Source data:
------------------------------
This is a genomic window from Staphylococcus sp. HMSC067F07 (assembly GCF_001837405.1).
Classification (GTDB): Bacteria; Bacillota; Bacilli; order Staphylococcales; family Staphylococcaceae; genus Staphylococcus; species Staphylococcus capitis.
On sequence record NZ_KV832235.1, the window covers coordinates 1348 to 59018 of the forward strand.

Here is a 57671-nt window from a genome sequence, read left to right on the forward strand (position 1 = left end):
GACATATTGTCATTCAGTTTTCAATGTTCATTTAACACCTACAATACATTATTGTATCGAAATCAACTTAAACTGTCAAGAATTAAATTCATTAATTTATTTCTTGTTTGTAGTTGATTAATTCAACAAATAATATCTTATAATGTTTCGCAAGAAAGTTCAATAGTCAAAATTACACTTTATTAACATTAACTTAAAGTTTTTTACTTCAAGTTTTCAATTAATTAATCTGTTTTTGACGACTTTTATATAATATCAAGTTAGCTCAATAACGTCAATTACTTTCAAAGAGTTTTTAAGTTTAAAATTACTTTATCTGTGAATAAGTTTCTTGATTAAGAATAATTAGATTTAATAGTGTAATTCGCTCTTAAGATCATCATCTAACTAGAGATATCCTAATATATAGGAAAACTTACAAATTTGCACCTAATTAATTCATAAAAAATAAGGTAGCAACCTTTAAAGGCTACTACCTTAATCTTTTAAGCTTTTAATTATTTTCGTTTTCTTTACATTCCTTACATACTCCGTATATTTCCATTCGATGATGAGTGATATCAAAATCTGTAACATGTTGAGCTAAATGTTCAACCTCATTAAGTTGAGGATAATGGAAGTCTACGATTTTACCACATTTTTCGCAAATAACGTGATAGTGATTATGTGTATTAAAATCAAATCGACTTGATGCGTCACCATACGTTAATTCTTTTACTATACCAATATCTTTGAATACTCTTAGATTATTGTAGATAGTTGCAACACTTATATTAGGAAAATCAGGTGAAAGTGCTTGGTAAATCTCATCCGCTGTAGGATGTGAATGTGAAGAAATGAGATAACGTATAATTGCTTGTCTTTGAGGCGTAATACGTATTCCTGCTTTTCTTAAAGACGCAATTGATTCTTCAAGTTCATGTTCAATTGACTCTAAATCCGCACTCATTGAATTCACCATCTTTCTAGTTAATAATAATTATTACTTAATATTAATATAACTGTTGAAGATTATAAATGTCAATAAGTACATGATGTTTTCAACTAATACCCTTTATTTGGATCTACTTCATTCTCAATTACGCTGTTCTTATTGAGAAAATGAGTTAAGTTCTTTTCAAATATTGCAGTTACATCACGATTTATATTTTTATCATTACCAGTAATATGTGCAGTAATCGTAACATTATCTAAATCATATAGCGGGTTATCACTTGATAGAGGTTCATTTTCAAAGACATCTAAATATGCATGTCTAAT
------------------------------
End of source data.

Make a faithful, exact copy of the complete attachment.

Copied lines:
This is a genomic window from Staphylococcus sp. HMSC067F07 (assembly GCF_001837405.1).
Classification (GTDB): Bacteria; Bacillota; Bacilli; order Staphylococcales; family Staphylococcaceae; genus Staphylococcus; species Staphylococcus capitis.
On sequence record NZ_KV832235.1, the window covers coordinates 1348 to 59018 of the forward strand.

Here is a 57671-nt window from a genome sequence, read left to right on the forward strand (position 1 = left end):
GACATATTGTCATTCAGTTTTCAATGTTCATTTAACACCTACAATACATTATTGTATCGAAATCAACTTAAACTGTCAAGAATTAAATTCATTAATTTATTTCTTGTTTGTAGTTGATTAATTCAACAAATAATATCTTATAATGTTTCGCAAGAAAGTTCAATAGTCAAAATTACACTTTATTAACATTAACTTAAAGTTTTTTACTTCAAGTTTTCAATTAATTAATCTGTTTTTGACGACTTTTATATAATATCAAGTTAGCTCAATAACGTCAATTACTTTCAAAGAGTTTTTAAGTTTAAAATTACTTTATCTGTGAATAAGTTTCTTGATTAAGAATAATTAGATTTAATAGTGTAATTCGCTCTTAAGATCATCATCTAACTAGAGATATCCTAATATATAGGAAAACTTACAAATTTGCACCTAATTAATTCATAAAAAATAAGGTAGCAACCTTTAAAGGCTACTACCTTAATCTTTTAAGCTTTTAATTATTTTCGTTTTCTTTACATTCCTTACATACTCCGTATATTTCCATTCGATGATGAGTGATATCAAAATCTGTAACATGTTGAGCTAAATGTTCAACCTCATTAAGTTGAGGATAATGGAAGTCTACGATTTTACCACATTTTTCGCAAATAACGTGATAGTGATTATGTGTATTAAAATCAAATCGACTTGATGCGTCACCATACGTTAATTCTTTTACTATACCAATATCTTTGAATACTCTTAGATTATTGTAGATAGTTGCAACACTTATATTAGGAAAATCAGGTGAAAGTGCTTGGTAAATCTCATCCGCTGTAGGATGTGAATGTGAAGAAATGAGATAACGTATAATTGCTTGTCTTTGAGGCGTAATACGTATTCCTGCTTTTCTTAAAGACGCAATTGATTCTTCAAGTTCATGTTCAATTGACTCTAAATCCGCACTCATTGAATTCACCATCTTTCTAGTTAATAATAATTATTACTTAATATTAATATAACTGTTGAAGATTATAAATGTCAATAAGTACATGATGTTTTCAACTAATACCCTTTATTTGGATCTACTTCATTCTCAATTACGCTGTTCTTATTGAGAAAATGAGTTAAGTTCTTTTCAAATATTGCAGTTACATCACGATTTATATTTTTATCATTACCAGTAATATGTGCAGTAATCGTAACATTATCTAAATCATATAGCGGGTTATCACTTGATAGAGGTTCATTTTCAAAGACATCTAAATATGCATGTCTAAT